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Graphene Filters Could Clear Way for Terahertz Antennas

April 13, 2016
The microchip filters out noise leaking into antennas handling frequencies known as terahertz waves. The new device marks another step forward for terahertz antennas, which have been built ten times faster than current technology.

Researchers from the Ecole Polytechnique Federale de Lausanne and University of Geneva invented a graphene filter that clears the way for terahertz antennas that transmit data up to ten times faster than current technology.

The graphene chip, described in the journal Nature Communications, is also called an optical isolator, which prevent signals and other noise from leaking into antennas. That noise impacts the quality of the transmission, introducing static to a phone call, for instance, or blurring a video stream.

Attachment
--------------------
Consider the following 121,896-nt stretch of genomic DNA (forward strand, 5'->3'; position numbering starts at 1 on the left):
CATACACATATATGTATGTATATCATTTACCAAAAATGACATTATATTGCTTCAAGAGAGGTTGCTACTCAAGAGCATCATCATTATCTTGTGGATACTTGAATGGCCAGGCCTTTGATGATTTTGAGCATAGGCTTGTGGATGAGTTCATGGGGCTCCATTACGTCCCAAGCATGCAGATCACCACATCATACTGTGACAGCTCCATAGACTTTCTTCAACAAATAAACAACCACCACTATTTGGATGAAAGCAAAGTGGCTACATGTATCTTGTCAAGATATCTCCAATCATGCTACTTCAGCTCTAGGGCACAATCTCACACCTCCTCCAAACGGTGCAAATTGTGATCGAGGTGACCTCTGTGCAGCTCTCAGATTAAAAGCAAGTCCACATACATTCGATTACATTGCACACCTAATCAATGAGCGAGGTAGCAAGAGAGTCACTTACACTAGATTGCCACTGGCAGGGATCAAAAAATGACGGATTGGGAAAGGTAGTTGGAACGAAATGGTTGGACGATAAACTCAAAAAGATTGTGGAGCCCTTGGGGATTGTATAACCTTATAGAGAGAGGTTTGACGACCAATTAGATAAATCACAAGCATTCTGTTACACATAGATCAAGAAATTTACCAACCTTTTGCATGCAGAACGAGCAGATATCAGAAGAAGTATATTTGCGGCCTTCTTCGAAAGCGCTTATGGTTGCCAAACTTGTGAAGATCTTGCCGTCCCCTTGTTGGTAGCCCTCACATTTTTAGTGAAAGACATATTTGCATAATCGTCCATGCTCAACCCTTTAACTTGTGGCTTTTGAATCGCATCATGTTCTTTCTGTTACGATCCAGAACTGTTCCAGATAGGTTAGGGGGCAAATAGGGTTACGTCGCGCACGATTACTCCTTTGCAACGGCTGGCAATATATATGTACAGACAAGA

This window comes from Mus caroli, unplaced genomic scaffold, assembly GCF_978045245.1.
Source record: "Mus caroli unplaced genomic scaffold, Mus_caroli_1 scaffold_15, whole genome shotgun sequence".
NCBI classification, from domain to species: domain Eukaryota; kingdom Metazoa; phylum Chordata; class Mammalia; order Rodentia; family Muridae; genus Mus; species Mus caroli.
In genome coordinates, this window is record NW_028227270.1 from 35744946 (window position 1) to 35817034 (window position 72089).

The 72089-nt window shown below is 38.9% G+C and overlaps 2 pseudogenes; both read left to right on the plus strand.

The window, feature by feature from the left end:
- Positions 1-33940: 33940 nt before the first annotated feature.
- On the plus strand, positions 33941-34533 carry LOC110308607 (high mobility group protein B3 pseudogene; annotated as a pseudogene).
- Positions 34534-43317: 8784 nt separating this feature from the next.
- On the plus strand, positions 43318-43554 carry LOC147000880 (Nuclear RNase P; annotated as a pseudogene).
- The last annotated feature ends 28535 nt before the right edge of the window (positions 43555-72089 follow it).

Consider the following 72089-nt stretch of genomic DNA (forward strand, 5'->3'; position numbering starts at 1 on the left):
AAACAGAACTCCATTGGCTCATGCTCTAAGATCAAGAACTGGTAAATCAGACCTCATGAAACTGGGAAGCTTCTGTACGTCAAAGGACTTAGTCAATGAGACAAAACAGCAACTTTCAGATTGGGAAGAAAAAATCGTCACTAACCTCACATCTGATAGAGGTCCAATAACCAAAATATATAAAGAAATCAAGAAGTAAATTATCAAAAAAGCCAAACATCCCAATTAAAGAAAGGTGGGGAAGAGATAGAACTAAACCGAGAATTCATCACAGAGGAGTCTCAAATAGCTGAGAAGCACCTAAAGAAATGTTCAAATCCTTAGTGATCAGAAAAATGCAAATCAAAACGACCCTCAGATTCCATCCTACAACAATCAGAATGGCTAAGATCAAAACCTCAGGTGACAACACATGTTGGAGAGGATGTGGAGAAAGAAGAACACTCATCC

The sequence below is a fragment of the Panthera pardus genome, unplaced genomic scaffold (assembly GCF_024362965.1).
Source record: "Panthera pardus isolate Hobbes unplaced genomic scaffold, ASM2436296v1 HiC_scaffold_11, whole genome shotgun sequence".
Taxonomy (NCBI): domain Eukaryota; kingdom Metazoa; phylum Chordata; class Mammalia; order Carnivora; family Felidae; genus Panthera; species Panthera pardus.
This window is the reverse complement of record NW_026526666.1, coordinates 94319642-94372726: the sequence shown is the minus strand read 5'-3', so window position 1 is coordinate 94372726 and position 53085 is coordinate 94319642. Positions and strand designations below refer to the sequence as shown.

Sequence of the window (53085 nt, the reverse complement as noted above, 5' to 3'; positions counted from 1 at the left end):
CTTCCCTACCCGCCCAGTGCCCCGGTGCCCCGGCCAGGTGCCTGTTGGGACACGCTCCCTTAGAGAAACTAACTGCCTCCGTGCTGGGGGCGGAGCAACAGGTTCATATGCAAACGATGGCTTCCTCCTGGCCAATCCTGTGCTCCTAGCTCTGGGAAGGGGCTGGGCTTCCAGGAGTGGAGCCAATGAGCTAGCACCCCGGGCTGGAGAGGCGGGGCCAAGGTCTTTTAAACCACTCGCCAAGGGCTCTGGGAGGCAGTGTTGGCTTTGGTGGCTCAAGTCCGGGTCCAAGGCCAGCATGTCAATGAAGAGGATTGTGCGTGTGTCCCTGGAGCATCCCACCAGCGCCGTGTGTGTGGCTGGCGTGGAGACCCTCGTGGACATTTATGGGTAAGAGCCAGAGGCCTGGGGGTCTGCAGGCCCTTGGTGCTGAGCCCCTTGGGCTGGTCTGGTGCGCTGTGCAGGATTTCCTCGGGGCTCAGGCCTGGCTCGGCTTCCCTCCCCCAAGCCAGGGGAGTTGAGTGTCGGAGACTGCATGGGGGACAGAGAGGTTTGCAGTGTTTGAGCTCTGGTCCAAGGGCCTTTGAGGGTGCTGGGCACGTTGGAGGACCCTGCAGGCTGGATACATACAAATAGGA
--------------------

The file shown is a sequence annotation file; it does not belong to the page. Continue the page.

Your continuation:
The new device helps compensate for reciprocity, or the natural property of antennas to transmit and receive signals over the same path. When antennas open to let signals out, signals bouncing off walls and other obstacles can get inside the antenna. As antennas become more efficient, they grow more susceptible to this kind of interference.

The researchers found that graphene — an extremely thin lattice of carbon molecules — can be configured to let only certain frequencies inside the antennas. The graphene is either "transparent" or "opaque" depending on the vibration and direction of incoming signals. The researchers compared the new isolator to polarized sunglasses, which eliminate glare by absorbing horizontal light waves, while allowing vertical waves to pass through.

Though isolators are widely used in megahertz and gigahertz antennas inside today's devices, scientists struggle to make isolators and other parts that manipulate ultra-high frequency terahertz waves, which are notoriously difficult to transmit and modulate. The payoff for that technology could be systems that transmit data as fast as 100 gigabits per second.

"Our graphene-based microchip is an essential building block for faster wireless telecommunications in frequency bands that current mobile devices cannot access," said Michele Tamagnone, an Ecole Polytechnique Federale de Lausanne researcher, in a statement.

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